Three years ago, I wrote a story on research showing that most physicians would choose a do-not-resuscitate or “no code” status for themselves if …

Stanford University

Priscilla Chan is running one of the most ambitious philanthropies in the world

Chan and her husband — Mark Zuckerberg — are using Facebook’s billions to try and end disease and change education.<p>Priscilla Chan remembers the moment she decided to become a doctor.<p>She was a 21-year-old undergrad at Harvard College working at an after-school program for students from a nearby …

Philanthropy

Physicians who tout well-being may scare off patients, Stanford researcher finds

Physicians have to walk a tough line when encouraging healthy behavior. Take Dr. J. She bikes to work, swims over lunch, jogs on the weekend and eats …

Health Care

Low-carb vs. low-fat: New research says it doesn’t really matter

For every patient I have who comes to me believing that a low-carb diet is the way to be healthy or control weight, I have another who has been unable to shrug off the vestiges of the low-fat era, convinced that eating more fat will lead to heart disease or weight gain.<p>I remind them that the …

Nutrition

BBC World Service - CrowdScience, Why is it so Hard to Quit Smoking?

A billion people across the world smoke cigarettes, and many would agree it’s the hardest habit to quit. One such smoker, listener Sharif, emailed CrowdScience from Uzbekistan to ask if we could find out why giving up is so difficult. Marnie Chesterton travels to San Francisco to meet addiction …

Health

‘Are you saying I’m dying?’ Training doctors to speak frankly about death

NASHVILLE, Tenn. — The doctor pulls up a chair next to his patient, a 74-year-old woman with lung cancer. He tells her she doesn’t need more …

Health Care

The implications of male and female brain differences: A discussion

Men and women are equal, but they and their brains aren’t the same, according to a growing pile of scientific evidence. So why is most research still …

Stanford University

Nutrition expert Christopher Gardner discusses ways to encourage healthy eating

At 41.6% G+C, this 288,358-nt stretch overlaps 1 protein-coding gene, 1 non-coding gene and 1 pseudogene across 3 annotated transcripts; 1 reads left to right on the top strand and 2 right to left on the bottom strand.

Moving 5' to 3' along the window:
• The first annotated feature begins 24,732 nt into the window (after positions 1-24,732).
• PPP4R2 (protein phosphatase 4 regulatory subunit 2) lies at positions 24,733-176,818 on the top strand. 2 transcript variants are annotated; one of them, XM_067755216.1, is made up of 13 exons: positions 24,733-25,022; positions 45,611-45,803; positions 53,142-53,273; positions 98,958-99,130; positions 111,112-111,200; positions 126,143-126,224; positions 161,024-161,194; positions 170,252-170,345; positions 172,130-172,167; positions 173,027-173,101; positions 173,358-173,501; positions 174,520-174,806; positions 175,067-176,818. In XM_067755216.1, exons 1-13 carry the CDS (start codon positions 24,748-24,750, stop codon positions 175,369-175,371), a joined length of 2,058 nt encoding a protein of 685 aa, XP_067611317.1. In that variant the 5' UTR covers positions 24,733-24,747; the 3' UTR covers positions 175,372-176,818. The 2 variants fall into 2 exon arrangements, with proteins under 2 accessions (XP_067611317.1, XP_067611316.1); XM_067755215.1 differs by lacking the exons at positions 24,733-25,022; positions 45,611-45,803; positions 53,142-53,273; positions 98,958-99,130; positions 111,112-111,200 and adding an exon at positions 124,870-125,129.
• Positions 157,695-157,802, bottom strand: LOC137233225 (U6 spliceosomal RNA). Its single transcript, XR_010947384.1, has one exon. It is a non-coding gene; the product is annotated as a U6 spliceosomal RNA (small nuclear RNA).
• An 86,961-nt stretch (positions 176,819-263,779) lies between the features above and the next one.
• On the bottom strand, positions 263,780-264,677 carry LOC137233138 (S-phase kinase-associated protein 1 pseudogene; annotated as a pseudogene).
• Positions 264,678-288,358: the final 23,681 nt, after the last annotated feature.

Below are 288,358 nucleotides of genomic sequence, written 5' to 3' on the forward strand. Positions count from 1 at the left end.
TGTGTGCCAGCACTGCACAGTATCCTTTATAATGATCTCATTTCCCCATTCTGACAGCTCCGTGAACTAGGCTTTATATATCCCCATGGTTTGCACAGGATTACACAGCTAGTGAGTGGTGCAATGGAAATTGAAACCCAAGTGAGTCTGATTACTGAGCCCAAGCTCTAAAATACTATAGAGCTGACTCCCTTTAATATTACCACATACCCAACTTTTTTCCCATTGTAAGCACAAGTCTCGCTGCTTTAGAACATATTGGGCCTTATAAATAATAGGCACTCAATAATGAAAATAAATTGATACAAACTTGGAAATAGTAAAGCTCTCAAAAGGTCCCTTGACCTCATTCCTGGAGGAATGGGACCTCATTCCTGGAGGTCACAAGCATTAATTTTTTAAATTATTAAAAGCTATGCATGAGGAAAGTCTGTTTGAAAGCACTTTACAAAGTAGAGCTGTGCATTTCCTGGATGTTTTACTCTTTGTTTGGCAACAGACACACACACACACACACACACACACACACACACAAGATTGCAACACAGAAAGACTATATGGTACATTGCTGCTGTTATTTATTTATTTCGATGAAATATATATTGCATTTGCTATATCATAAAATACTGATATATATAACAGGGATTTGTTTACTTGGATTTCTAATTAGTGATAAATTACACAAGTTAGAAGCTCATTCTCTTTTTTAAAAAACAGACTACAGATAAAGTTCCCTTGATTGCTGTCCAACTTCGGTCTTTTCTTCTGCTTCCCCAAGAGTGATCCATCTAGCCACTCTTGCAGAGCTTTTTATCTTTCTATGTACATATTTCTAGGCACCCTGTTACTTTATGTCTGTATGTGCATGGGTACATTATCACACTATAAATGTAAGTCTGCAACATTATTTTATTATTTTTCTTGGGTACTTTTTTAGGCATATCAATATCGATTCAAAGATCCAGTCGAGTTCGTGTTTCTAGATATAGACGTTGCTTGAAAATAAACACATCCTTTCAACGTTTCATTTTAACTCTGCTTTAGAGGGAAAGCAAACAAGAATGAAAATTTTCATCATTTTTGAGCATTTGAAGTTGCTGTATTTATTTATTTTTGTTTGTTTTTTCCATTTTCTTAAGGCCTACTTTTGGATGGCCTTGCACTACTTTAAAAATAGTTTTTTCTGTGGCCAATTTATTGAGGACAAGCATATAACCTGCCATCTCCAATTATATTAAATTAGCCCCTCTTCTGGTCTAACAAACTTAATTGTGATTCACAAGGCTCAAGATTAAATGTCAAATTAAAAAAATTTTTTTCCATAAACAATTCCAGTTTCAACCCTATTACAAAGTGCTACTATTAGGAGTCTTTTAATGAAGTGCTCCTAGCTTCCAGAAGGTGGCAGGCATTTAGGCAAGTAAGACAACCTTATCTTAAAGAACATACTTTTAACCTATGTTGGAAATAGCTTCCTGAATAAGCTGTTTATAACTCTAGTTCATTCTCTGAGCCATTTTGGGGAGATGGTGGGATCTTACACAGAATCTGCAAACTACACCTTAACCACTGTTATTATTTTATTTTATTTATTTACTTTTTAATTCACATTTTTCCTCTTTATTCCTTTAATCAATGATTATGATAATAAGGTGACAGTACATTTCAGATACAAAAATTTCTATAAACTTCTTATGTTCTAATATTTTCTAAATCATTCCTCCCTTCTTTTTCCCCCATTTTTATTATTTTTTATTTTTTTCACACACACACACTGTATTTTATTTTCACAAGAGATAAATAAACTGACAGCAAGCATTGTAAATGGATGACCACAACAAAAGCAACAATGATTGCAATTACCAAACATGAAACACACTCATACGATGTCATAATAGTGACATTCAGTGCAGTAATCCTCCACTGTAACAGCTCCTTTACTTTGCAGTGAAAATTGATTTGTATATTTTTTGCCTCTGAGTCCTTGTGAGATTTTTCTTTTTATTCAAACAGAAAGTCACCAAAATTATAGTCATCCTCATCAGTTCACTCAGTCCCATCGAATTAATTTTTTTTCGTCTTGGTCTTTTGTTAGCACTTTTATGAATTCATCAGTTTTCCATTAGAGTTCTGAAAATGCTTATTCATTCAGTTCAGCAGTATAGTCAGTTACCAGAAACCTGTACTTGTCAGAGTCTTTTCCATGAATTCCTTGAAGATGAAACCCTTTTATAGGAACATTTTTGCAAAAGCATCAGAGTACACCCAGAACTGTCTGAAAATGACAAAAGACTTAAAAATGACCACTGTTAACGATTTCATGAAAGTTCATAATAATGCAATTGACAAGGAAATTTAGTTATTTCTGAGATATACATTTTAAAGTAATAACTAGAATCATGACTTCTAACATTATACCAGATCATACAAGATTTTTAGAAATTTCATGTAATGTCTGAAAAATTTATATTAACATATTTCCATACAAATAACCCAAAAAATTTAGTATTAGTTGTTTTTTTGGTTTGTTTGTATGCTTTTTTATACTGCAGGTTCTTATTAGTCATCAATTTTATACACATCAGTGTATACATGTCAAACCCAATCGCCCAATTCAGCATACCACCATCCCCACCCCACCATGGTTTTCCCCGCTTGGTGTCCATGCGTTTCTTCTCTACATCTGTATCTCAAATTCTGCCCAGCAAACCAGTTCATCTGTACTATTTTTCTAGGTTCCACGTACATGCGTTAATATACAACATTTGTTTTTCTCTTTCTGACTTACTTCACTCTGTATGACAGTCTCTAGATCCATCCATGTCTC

A few years back, a team of researchers (including Stanford’s Scott Rozelle, PhD, and Brian Sharbono) conducted a study in some of the poorest …

Stanford University

Detecting single cancer cells with light: A podcast

When cancer is spotted early, it’s much easier to thwart. So researchers, including Stanford’s Jennifer Dionne, PhD, are working to detect cancer …

Cancer

A look at the pros and cons of abuse-deterrent opioids

Some opioid users become addicted when using prescription medications for pain relief. Reformulating those drugs to make them harder to abuse would …

Stanford University

“Window into the brain” helps surgeons, patients and trainees

A new virtual reality system at Stanford provides an unprecedented peek inside the brain. The immersive technology can help patients understand their …

Medicine

Fun in the sun: Experts offer summer reminders and tips

Living in San Francisco, I’ve come to associate summer with swirling fog and heavy sweatshirts. (You’ve heard the famous quote that’s wrongly …

FemInEm blog facilititates conversations about women in emergency medicine

As a female PhD physicist, I was often the only woman in the room as both an undergraduate and graduate student and as a research scientist. I faced …

Medicine

Don’t let the fire consume you: A letter to incoming medical students

Dear Future Med Students,Congratulations on your acceptance to medical school! Wherever you’re starting this fall, know that you’re joining a “cult” …

Stanford University

Stanford headache specialist demystifies migraine auras | Scope Blog

I have close friends who get debilitating migraines so I knew a bit about auras, which are sensory disturbances that often precede migraine …

Stanford University